Nick Winser, Chairman of the Energy Systems Catapult, discussed how the Catapult will help deliver the UK’s objectives for the transformation of energy systems at the University of Birmingham on Thursday 11 February 2016.
With a focus on energy innovation to meet the 2050 climate and energy target, Nick Winser informed students and guests that “the Energy Systems Catapult aims to transform the UK’s capability for innovation to help drive future economic growth.”
When discussing the Catapult, Nick Winser said:
“We are not short of challenges both in the UK and globally. To tackle these challenges, the Energy Systems Catapult will bring the worlds of research, industry and Government together to encourage and support the development of new technology and cost friendly products and services (covering electricity, heat and combustible gases).
The Catapult will also sit in the ‘valley of death’, where a variety of great ideas fail to get through to commercialisation. The Catapult will do whatever is most valuable to ensure these ideas progress to market, to ultimately promote the country’s skills and strengths.”
Nick Winser also highlighted the importance of connecting with the next generation of scientists and engineers, who will inevitably be at the forefront of developing new innovations to address energy challenges:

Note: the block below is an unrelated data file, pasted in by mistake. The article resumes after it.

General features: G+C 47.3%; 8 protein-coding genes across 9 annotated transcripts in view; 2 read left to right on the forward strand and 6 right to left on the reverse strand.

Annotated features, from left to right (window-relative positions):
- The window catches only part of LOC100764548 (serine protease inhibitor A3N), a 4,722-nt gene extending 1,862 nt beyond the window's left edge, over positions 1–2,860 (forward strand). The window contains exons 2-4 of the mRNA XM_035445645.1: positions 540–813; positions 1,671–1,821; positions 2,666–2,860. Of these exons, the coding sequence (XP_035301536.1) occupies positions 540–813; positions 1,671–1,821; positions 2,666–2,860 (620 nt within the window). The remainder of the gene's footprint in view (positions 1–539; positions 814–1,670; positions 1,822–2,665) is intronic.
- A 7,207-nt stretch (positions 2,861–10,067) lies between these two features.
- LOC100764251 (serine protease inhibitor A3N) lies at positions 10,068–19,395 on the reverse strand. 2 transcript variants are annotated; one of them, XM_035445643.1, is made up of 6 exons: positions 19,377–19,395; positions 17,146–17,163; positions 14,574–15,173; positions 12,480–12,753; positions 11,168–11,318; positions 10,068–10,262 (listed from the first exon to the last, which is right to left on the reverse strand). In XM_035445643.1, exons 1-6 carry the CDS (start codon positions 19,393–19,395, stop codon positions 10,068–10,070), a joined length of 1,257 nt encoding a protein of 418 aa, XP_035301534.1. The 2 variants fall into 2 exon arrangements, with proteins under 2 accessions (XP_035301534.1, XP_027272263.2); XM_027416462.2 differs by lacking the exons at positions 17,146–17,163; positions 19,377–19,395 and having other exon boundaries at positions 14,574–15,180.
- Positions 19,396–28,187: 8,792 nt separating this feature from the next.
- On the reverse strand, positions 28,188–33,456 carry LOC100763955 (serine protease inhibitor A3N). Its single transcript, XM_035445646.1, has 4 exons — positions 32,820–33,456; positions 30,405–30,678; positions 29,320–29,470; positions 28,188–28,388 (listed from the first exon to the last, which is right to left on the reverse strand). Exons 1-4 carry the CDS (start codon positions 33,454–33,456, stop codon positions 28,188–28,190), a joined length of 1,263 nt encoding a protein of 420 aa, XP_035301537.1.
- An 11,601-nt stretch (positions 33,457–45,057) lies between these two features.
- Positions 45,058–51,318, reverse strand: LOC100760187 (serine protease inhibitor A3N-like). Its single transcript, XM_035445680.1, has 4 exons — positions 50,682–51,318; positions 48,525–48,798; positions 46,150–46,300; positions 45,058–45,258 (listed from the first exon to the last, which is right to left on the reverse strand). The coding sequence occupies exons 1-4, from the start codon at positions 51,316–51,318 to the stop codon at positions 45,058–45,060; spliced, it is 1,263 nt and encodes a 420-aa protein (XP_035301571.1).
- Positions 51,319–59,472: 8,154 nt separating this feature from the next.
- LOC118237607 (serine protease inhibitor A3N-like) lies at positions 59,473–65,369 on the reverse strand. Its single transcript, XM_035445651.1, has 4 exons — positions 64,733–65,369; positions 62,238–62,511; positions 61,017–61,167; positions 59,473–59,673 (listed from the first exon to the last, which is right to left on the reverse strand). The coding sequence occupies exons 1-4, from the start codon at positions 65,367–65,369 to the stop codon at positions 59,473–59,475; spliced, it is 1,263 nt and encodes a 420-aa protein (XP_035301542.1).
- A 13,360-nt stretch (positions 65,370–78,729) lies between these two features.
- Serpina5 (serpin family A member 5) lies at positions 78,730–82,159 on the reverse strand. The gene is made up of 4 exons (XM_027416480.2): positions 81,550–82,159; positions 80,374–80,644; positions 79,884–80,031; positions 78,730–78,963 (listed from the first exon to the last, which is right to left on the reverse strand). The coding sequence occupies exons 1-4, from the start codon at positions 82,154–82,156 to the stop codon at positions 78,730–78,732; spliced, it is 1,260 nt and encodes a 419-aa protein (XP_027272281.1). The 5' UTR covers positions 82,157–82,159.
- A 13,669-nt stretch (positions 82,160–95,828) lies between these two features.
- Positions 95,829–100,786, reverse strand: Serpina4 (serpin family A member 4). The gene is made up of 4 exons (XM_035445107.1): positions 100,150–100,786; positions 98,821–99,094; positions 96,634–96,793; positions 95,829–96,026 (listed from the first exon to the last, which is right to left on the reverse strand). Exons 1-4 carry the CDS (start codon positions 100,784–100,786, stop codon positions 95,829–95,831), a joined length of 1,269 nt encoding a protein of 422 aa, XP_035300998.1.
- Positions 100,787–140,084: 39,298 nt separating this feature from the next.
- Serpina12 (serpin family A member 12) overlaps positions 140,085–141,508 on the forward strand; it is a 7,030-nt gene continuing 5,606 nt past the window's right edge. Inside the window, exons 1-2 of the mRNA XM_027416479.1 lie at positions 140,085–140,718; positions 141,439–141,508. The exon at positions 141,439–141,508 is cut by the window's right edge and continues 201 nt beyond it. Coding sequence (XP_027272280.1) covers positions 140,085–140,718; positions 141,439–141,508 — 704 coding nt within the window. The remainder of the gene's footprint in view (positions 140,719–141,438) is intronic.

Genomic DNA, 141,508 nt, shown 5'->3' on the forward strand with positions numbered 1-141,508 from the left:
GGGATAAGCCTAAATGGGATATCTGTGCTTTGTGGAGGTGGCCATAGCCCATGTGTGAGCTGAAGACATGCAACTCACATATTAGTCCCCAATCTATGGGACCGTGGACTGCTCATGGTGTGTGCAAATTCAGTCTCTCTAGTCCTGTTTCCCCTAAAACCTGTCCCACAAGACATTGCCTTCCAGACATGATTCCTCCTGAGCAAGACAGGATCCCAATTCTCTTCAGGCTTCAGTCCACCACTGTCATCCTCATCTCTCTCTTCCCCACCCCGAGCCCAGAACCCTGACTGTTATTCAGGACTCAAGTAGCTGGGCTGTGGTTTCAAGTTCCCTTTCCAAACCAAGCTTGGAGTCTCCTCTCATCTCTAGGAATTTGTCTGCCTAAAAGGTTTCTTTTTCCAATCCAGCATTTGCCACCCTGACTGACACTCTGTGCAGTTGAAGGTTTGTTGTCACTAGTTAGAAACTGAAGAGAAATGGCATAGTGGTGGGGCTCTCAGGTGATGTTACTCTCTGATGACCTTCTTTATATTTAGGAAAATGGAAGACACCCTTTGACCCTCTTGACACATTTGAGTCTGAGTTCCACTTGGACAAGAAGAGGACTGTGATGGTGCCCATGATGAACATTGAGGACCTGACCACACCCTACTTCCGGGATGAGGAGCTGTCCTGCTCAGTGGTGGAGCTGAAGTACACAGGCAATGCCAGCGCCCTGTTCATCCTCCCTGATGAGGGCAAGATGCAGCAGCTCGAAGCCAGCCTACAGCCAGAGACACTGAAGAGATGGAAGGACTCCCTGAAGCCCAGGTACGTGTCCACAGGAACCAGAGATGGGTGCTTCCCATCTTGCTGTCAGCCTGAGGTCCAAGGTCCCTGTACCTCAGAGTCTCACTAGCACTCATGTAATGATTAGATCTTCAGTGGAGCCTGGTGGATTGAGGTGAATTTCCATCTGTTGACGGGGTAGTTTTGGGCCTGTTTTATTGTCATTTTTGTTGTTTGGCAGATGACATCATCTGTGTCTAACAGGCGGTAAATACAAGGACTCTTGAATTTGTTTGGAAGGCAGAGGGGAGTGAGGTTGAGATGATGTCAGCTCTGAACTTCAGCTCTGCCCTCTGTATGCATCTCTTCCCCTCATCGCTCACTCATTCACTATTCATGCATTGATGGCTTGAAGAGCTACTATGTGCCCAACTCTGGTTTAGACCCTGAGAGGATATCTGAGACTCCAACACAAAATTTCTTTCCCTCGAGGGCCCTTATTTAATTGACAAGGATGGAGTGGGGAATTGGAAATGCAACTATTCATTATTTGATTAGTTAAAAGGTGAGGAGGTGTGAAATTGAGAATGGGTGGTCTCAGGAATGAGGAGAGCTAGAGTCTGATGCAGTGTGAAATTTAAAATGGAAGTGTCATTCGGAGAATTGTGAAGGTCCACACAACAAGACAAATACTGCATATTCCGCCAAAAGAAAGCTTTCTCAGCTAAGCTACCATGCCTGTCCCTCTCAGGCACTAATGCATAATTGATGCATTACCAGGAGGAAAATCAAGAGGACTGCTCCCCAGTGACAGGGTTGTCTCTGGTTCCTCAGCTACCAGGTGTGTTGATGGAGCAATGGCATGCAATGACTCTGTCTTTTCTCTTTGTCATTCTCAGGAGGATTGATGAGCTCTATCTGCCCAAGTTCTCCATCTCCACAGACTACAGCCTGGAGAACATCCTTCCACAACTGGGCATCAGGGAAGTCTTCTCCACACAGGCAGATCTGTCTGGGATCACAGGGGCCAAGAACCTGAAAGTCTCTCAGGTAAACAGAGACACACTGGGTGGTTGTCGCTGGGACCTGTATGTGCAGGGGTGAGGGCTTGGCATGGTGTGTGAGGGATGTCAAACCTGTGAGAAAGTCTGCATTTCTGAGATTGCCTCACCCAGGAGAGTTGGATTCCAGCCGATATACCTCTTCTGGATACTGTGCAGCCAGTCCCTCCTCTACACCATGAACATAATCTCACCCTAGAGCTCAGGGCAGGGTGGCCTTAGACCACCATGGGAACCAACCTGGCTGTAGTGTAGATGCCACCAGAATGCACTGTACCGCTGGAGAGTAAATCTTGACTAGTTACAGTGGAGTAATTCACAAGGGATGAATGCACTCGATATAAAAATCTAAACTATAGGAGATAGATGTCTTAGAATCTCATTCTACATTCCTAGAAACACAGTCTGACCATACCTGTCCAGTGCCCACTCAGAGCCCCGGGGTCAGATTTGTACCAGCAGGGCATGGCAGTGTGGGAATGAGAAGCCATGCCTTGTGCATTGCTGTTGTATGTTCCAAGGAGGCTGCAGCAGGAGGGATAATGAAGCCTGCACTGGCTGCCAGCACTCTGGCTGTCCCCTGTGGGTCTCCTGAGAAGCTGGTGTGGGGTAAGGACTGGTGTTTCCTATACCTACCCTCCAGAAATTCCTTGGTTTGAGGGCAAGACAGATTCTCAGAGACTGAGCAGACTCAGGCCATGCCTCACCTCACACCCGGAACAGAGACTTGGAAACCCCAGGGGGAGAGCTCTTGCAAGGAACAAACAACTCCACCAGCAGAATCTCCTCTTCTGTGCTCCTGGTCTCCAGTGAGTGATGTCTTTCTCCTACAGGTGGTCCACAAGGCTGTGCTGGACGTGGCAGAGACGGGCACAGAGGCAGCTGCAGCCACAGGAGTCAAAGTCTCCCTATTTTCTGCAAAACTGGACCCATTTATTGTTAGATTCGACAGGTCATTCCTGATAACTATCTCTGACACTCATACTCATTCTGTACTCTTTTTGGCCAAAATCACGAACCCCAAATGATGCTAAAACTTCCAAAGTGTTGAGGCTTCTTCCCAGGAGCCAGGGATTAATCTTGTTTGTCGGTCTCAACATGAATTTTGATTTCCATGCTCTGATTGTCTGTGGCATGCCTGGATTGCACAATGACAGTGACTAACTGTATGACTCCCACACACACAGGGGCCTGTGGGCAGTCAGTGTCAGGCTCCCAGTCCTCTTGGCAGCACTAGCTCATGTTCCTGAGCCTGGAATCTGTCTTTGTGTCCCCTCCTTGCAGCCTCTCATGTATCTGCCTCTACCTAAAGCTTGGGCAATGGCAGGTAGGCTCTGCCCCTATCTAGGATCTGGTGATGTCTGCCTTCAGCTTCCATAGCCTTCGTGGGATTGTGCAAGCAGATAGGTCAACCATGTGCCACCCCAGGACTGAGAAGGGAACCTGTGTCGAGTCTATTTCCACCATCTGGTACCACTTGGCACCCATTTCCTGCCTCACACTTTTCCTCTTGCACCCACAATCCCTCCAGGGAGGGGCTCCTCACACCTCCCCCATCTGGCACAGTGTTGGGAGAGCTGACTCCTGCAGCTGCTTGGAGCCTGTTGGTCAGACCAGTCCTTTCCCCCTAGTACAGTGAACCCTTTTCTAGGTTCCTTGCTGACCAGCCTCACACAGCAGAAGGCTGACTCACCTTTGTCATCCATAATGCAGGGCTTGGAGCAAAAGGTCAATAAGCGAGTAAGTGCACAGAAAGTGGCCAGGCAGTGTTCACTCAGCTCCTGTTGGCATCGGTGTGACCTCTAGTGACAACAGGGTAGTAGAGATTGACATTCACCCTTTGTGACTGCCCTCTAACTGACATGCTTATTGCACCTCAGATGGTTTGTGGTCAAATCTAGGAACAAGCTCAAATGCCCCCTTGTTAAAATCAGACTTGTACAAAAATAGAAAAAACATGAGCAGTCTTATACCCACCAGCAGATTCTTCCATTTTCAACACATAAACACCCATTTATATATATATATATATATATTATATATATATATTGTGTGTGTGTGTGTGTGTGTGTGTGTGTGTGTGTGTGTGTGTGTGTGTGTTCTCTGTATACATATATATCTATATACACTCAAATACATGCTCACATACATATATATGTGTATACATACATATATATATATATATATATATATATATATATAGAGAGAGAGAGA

“Engagement from UK utility companies, technology innovators and Universities will play a key role in ensuring targets are achieved to help move great ideas and drive commercialisation. As the Catapult is based in Birmingham, speaking to students and researchers at the University is a great opportunity to form relationships for future collaborations, and to highlight the importance of a joined up approach to tackle climate change.”
Delivering the next lecture in our Birmingham Energy Institute Lecture Series, Professor Paul Ekins, Professor of Energy and Environmental Policy, University College London, will discuss energy technologies and policies that will be necessary to reduce carbon emissions to the necessary extent and explore the macroeconomic implications of implementing these.
Find out more information and register to attend here